Pie charts are common visualizations that can be used to display parts of a whole as slices of a circle. They are very useful when trying to show relativity between pieces of data such as which slices are smaller or larger or to show a majority.
When pie charts should not be used
- If the data does not add up to a whole (100%)
- If there are too many data points
- If the data is spread across a time period
What makes a good pie chart
- Distinct slice colors
- Clear labeling that is not too large
- A reasonable amount of slices; no more than seven
- Accurate data; slices should add up to the whole (100%)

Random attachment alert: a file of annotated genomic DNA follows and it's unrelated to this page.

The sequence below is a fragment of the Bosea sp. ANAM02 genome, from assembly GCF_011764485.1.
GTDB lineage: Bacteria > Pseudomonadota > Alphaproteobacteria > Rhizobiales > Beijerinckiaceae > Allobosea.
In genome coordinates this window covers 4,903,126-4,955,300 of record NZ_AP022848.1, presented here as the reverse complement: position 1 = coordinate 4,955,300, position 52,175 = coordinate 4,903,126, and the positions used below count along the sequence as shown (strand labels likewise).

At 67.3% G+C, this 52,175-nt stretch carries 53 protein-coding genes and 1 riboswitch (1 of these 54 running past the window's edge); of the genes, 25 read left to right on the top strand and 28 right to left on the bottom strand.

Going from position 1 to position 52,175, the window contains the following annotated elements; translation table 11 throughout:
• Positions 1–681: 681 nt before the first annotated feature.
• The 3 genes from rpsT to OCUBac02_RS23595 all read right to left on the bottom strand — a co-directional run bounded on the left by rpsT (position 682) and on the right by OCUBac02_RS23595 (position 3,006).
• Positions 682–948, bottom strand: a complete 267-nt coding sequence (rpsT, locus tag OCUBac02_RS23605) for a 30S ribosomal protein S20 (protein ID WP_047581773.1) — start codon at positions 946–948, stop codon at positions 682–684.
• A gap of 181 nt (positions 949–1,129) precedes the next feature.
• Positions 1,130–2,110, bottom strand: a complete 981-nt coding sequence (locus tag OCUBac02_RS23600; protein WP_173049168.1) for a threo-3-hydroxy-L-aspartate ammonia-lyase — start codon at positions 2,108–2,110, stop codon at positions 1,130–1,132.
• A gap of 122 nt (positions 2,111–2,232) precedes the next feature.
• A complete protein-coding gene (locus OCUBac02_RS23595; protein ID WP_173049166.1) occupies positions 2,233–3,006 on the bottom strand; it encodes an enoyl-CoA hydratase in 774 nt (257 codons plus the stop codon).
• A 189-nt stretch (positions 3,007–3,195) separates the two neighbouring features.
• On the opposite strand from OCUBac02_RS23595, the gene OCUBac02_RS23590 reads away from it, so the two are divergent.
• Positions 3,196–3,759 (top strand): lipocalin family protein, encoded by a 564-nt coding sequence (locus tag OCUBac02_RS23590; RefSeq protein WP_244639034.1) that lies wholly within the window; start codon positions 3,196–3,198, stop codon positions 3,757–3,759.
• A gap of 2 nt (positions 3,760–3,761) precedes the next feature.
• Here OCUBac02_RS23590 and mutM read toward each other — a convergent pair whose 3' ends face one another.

Example of a pie chart
This is a good example of a pie chart that follows the basic rules and displays a clear message about the data to the viewer. Since the data about popularity of programming languages was collected as percentages, or parts of a whole, the pie chart was a great option to show what languages are most commonly used and how they compare against each other. It also does not have too many slices that overcrowd the whole chart and make it difficult to read. The labeling is also clear with a distinct set of colors to differentiate between each data point. An alternative chart that could be used to visualize the popularity of programming languages could be a bar graph to show how each language stacks up overall.
It’s weird seeing Python as the top programming language when Stockton and many other colleges specialize in Java and C++ more.